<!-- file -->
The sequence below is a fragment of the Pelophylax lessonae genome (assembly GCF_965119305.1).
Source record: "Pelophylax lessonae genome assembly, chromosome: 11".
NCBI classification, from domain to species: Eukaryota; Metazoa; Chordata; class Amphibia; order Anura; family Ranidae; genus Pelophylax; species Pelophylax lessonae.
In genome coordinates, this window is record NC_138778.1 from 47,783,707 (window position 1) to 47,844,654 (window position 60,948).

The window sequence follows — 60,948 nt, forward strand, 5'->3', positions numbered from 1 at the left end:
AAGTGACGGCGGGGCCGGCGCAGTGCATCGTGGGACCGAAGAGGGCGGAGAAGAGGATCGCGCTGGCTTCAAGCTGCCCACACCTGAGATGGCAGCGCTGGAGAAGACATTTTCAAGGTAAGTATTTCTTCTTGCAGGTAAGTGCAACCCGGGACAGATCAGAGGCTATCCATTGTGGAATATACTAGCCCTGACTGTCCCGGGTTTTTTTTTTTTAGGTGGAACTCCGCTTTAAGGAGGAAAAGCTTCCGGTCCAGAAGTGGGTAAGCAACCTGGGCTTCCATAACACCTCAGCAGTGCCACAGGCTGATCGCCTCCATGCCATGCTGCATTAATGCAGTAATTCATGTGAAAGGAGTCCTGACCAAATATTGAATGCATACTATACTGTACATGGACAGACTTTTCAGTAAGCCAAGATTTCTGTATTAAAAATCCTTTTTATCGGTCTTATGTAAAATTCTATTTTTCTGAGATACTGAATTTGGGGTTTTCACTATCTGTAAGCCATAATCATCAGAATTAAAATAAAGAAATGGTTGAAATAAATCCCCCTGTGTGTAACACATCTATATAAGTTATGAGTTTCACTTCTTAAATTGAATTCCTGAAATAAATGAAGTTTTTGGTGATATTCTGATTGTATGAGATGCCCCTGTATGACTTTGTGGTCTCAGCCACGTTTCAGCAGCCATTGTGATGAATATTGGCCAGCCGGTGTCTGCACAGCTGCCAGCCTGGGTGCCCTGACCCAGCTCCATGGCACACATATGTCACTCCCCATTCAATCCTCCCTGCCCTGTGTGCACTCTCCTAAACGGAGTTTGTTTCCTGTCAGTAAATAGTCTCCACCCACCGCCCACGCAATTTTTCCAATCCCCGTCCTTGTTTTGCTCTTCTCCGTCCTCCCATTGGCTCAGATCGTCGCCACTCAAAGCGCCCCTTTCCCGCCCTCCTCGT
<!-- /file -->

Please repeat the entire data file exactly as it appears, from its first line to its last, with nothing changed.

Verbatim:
The sequence below is a fragment of the Pelophylax lessonae genome (assembly GCF_965119305.1).
Source record: "Pelophylax lessonae genome assembly, chromosome: 11".
NCBI classification, from domain to species: Eukaryota; Metazoa; Chordata; class Amphibia; order Anura; family Ranidae; genus Pelophylax; species Pelophylax lessonae.
In genome coordinates, this window is record NC_138778.1 from 47,783,707 (window position 1) to 47,844,654 (window position 60,948).

The window sequence follows — 60,948 nt, forward strand, 5'->3', positions numbered from 1 at the left end:
AAGTGACGGCGGGGCCGGCGCAGTGCATCGTGGGACCGAAGAGGGCGGAGAAGAGGATCGCGCTGGCTTCAAGCTGCCCACACCTGAGATGGCAGCGCTGGAGAAGACATTTTCAAGGTAAGTATTTCTTCTTGCAGGTAAGTGCAACCCGGGACAGATCAGAGGCTATCCATTGTGGAATATACTAGCCCTGACTGTCCCGGGTTTTTTTTTTTTAGGTGGAACTCCGCTTTAAGGAGGAAAAGCTTCCGGTCCAGAAGTGGGTAAGCAACCTGGGCTTCCATAACACCTCAGCAGTGCCACAGGCTGATCGCCTCCATGCCATGCTGCATTAATGCAGTAATTCATGTGAAAGGAGTCCTGACCAAATATTGAATGCATACTATACTGTACATGGACAGACTTTTCAGTAAGCCAAGATTTCTGTATTAAAAATCCTTTTTATCGGTCTTATGTAAAATTCTATTTTTCTGAGATACTGAATTTGGGGTTTTCACTATCTGTAAGCCATAATCATCAGAATTAAAATAAAGAAATGGTTGAAATAAATCCCCCTGTGTGTAACACATCTATATAAGTTATGAGTTTCACTTCTTAAATTGAATTCCTGAAATAAATGAAGTTTTTGGTGATATTCTGATTGTATGAGATGCCCCTGTATGACTTTGTGGTCTCAGCCACGTTTCAGCAGCCATTGTGATGAATATTGGCCAGCCGGTGTCTGCACAGCTGCCAGCCTGGGTGCCCTGACCCAGCTCCATGGCACACATATGTCACTCCCCATTCAATCCTCCCTGCCCTGTGTGCACTCTCCTAAACGGAGTTTGTTTCCTGTCAGTAAATAGTCTCCACCCACCGCCCACGCAATTTTTCCAATCCCCGTCCTTGTTTTGCTCTTCTCCGTCCTCCCATTGGCTCAGATCGTCGCCACTCAAAGCGCCCCTTTCCCGCCCTCCTCGT